Some days ago I noticed that my bedroom alarm clock radio music player, Freecom's MusicPal, got an update to version 1.5.1 (while I was still at 1.3.0). I decided to go with the update since it promised multiple alarm times (useful when you and your wife go to work at different times) and an HTML browser. I saved the configuration settings, uploaded the new firmware image and restored my settings.
It really has an HTML browser now - which totally sucks at rendering web pages. It does not even get text/plain files right and swallows all newlines. Don't come to me with "But it's a music player" - they built it, and they failed. In-site anchored links? No way.
The nice thing about UPnP is that media renderers, such as my MusicPal, are supposed to be remotely controllable. This is useful if you want to sync multiple players to play the same playlist, or to stop them when your TV is switched on automatically, or when it's time to sleep.
Now that the UPnP player MusicPal already implements the UPnP protocol and has a stack for it, what would you expect about the state of "lesser used features" like UPnP remote controlling, given that there is an official Windows tool you can use to control your MusicPal? Exactly. Nearly unimplemented.
Freecom Remote Control
The official Windows tool "Freecom Remote Control" does not use UPnP commands to play/pause/set loudness/edit playlist of the player as any resonable programmer would do it. No, it abuses the admin web interface via http, and that in an awkward way.
A list of URLs that are used to control the musicpal or get information from it:
- Retrieve current state
- Retrieve current state with favorites
- Switch between play/pause
- Skip to next song
- Play first favorite
- Set loudness/volume
- http://user:pass@musicpal/admin/cgi-bin/admin.cgi?f=volume_set&v=3&n=../now_playing_frame.html (v between 0 and 20 [inclusive])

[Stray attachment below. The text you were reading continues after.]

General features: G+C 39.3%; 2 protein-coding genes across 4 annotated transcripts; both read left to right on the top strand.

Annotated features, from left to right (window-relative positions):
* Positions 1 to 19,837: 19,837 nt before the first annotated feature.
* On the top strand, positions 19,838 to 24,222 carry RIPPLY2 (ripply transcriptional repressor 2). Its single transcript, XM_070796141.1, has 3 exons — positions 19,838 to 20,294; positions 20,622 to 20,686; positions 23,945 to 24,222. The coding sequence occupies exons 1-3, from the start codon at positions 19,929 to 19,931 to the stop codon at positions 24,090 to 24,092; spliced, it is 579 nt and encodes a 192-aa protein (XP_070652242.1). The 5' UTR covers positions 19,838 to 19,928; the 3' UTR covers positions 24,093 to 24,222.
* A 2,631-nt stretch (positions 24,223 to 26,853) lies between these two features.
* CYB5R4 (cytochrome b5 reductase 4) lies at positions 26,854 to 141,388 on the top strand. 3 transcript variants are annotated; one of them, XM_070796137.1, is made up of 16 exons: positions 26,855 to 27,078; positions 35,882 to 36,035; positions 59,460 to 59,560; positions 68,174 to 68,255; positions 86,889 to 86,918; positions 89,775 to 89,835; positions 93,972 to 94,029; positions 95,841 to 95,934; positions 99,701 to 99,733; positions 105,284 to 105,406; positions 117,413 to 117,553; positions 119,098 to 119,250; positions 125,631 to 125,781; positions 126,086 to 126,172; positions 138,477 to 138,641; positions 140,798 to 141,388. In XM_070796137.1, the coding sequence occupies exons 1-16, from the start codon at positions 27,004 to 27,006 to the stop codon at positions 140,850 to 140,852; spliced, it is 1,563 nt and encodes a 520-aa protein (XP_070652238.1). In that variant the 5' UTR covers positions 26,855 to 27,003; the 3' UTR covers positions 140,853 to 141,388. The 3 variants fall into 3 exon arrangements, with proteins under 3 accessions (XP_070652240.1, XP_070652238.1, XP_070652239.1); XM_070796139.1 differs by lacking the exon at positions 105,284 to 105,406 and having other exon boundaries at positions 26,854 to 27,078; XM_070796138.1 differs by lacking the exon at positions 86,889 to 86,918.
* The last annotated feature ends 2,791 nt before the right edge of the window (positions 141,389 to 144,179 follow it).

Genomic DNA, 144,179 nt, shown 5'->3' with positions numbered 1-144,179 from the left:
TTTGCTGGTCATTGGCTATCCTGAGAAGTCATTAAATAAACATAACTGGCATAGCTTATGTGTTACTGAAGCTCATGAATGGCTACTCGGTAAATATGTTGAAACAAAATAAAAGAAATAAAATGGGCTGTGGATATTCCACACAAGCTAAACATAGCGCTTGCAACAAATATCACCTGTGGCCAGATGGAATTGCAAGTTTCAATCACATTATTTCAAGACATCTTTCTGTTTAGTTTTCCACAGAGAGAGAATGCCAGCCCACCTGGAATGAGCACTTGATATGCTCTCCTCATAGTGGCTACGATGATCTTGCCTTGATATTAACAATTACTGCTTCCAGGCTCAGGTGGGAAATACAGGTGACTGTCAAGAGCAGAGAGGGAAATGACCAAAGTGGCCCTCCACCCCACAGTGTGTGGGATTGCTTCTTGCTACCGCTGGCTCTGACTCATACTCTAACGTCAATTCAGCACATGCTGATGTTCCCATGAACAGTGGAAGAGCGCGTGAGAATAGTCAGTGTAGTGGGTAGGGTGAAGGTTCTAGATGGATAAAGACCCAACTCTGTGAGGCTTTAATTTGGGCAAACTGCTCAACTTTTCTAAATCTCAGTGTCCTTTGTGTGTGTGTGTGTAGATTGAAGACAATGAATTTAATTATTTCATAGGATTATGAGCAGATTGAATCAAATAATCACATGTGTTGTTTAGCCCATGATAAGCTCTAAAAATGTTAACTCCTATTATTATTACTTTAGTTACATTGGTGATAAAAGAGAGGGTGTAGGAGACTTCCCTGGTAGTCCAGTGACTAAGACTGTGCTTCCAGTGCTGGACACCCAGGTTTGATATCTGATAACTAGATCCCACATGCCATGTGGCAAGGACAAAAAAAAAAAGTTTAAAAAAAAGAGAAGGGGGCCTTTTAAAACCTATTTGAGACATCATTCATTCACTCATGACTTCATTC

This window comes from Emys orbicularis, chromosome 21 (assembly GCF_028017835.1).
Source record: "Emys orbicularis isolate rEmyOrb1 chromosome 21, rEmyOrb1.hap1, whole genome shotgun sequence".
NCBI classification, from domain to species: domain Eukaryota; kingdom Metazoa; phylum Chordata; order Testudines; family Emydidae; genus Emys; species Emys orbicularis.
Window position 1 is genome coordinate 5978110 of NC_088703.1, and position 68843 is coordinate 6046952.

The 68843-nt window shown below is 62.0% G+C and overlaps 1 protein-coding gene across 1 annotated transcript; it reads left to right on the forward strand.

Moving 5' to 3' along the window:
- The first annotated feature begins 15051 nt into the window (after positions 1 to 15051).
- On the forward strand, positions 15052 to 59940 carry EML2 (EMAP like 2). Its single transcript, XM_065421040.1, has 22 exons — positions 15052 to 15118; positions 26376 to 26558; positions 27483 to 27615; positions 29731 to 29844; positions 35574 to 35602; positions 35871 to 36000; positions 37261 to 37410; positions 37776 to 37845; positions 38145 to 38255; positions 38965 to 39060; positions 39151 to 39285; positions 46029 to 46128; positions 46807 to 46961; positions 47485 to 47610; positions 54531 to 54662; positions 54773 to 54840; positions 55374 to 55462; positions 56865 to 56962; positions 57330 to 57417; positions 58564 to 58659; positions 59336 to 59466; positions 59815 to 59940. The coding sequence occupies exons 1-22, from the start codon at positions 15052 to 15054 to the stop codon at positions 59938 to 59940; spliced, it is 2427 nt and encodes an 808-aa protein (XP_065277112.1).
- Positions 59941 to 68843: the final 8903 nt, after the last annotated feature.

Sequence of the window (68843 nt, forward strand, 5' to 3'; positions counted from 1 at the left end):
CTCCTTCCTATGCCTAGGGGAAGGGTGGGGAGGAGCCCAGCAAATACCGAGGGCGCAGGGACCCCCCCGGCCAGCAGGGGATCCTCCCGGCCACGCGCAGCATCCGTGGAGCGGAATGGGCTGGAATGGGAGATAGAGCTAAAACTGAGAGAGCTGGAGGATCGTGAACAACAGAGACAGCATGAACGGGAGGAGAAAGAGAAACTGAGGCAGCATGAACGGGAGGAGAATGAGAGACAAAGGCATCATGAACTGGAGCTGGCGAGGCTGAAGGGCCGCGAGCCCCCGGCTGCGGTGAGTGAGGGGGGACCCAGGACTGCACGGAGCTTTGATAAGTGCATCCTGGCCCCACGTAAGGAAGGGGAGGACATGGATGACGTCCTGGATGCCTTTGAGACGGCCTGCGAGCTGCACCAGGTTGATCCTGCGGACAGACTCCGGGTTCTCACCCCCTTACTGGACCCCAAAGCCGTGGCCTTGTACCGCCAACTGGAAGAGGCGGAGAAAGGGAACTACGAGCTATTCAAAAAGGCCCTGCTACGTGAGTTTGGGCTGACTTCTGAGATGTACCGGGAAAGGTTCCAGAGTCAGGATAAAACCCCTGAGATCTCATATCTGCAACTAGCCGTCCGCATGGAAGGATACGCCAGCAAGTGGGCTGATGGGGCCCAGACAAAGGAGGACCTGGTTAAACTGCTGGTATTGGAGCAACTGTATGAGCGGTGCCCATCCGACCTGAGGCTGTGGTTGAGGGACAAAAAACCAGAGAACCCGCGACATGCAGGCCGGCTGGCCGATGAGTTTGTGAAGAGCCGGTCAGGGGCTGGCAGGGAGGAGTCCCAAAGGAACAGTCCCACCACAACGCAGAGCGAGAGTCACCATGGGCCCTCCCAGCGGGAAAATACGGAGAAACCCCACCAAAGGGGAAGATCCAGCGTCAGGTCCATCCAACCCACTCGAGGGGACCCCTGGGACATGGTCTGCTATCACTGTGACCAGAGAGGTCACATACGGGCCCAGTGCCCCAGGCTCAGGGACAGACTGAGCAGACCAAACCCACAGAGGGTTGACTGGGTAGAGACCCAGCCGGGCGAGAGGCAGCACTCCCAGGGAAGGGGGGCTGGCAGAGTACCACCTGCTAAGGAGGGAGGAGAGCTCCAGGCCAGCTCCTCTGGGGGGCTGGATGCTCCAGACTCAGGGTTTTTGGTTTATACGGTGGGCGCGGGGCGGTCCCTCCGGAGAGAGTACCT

The MusicPal has a default username/password combination of admin/admin. While the freecom remote controlling tool allows you to set a custom password, it always uses the default one first, and only if that fails the custom one. That doubles the traffic. Increasing bandwidth, power usage, etc - not a "green" tool at all.
Remote controlling via UPnP
The Cidero UPnP suite is some years old, but is still very useful to demonstrate or try things out. It also features a player window for each media renderer device in the network with buttons for every UPnP feature and a playlist window.
Media renderers that properly implement the UPnP protocol can be told to play, pause, play the next or previous track. You can set the volume, shut the device down or modify the playlist. The MusicPal is a bit special when being controlled via UPnP:
- You can play and pause it
- Artist and Track data are not transmitted via UPnP, so you don't see which track is being played right now.
- Pressing the stop button restarts the current song from time 0:00. This is a special feature of MusicPal: NSB - No Stop Button. You either play, pause or have it shut off. (Generally, not only via UPnP)
- Volume adjustment does work, but the player does not send the current volume status to the media controller.
- Muting the sound works, and muting information is transmitted!
- Prev/next buttons do not work
- Neither does showing/editing the playlist work via UPnP.
With update 1.5.1, the MusicPal has awesome 5(!) alarm timers! This does not make it any better. Here are the deficiencies I noted over the last year:
- No wake up loudness. The player always wakes you up with the last used sound intensity - which is mostly very quiet since we play some slow music when going to bed. Try to wake up when your player starts radio/music at 5% loudness. No way.
- No increasing loudness when waking up.
- No fallback wake up sound. What happens if your UPnP media server has a problem and your alarm clock relies on only that server to wake its master? Exactly: Lovely quietness. Until you wake up by yourself and note that you'll be late to work.
There are methods to get the loudness level up at night by logging in via the telnet interface and creating a cron job at 3 in the night that uses wget to call the admin interface and set the loudness. Ah, teh technology. Explain that to your wife: "Sorry honey that you missed your flight. The alarm clock's cron job list had been erased during firmware update."
To get telnet access to your musicpal, you have to enable it first via a hidden web interface page: http://musicpal/admin/cgi-bin/debug.
Fixing it myself
Neither of the problems listed would stay problems for long if the source code would be publicly available. But as I wrote in my last post about my MusicPal, the nashville software doing all the things like playing music, sending UPnP commands or receiving user input is closed source. Oh my.